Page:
SOPA and PIPA have been officially put on hold. They may be revived, or may be replaced with other anti-piracy measures
The controversial Stop Online Piracy (SOPA) and Protect IP (PIPA) acts have been temporarily shelved as congressional lawmakers figure out their next move.
The Senate will postpone the vote on PIPA that was originally scheduled for 24 January, House Majority Leader Harry Reid, emocratoc snator for Nevada, said on 20 January. He made the decision after weeks of intense lobbying by technology companies and industry associations opposed to the bill, which culminated in a one-day Internet strike led by online site Wikipedia. Google collected over 4 million signatures on its petition protesting the bill.
Dead in the water
The House Judiciary Committee will postpone markup on SOPA and “revisit the approach” on how to stop online piracy, Lamar Smith, the Republican representative for Texas who is the committee’s chairman and lead sponsor of the bill, said in a statement shortly after Reid’s announcement.
“I have heard from the critics, and I take seriously their concerns regarding proposed legislation to address the problem of online piracy,” Smith said.
Congress will work with copyright owners and Internet companies to develop a consensus on the best approach to stopping piracy on the Web, Smith said. The bills themselves are not dead, as there is still a possibility lawmakers will move ahead after making some modifications.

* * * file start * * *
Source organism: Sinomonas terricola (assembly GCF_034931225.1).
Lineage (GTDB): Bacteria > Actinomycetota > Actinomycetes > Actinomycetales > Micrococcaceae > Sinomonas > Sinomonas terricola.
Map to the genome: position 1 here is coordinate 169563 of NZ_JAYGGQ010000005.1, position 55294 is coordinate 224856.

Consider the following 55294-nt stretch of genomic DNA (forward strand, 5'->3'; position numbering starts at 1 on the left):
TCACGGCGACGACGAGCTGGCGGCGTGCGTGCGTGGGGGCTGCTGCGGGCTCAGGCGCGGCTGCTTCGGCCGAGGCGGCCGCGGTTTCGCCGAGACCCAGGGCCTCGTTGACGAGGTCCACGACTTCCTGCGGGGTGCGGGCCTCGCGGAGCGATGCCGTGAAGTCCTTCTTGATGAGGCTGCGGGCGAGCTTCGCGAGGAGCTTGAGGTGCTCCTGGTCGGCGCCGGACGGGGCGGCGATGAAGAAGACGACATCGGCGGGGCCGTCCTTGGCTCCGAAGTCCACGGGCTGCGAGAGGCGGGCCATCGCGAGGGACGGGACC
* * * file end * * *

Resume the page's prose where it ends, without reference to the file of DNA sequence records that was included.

“There is no reason that the legitimate issues raised by many about this bill cannot be resolved,” Reid said.
Backed by software giants, the recording and movie industry, and pharmaceutical companies, the bills originally seemed unstoppable and guaranteed to pass in both houses. The Senate Judiciary had unanimously approved PIPA in May, and SOPA appeared to be moving quickly through the committee. Technology experts pointed out that some of the provisions in the bills would affect core Internet architecture. After this week’s online protests, several prominent backers of both bills withdrew their support, stating that Congress had to examine the technical issues in greater detail.
“Supporters of the Internet deserve credit for pressing advocates of SOPA and PIPA to back away from an effort to ram through controversial legislation,” Darrell Issa,the Republican representative for California, said.
Issa introduced an alternative to SOPA, the Online Protection and Enforcement of Digital Trade Act, or OPEN, in the House, and Democraticf Senator Ron Wyden of Oregon introduced the Senate version on Jan 18, the day of the Wikipedia blackout. OPEN offers more protection to the sites accused of hosting pirated content and improves the enforcement process. Under OPEN, copyright holders would have to bring cases before the US International Trade Commission, an independent agency that handles trademark infringement and other trade disputes.
“Millions of Internet users let it be known that their rights and use of the Internet should not be easily tampered with, and Congress has wisely signaled it has heard their concerns,” said Ed Black, CEO of the Computer and Communications Industry Association.
Democratic Senator Patrick Leahy of Vermont, the main sponsor of PIPA, called the decision to postpone the vote a “mistake”. He plans to still send a bill addressing online piracy “to the president’s desk this year.”
The “day will come when the senators who forced this move will look back and realize they made a knee-jerk reaction to a monumental problem,” Leahy said.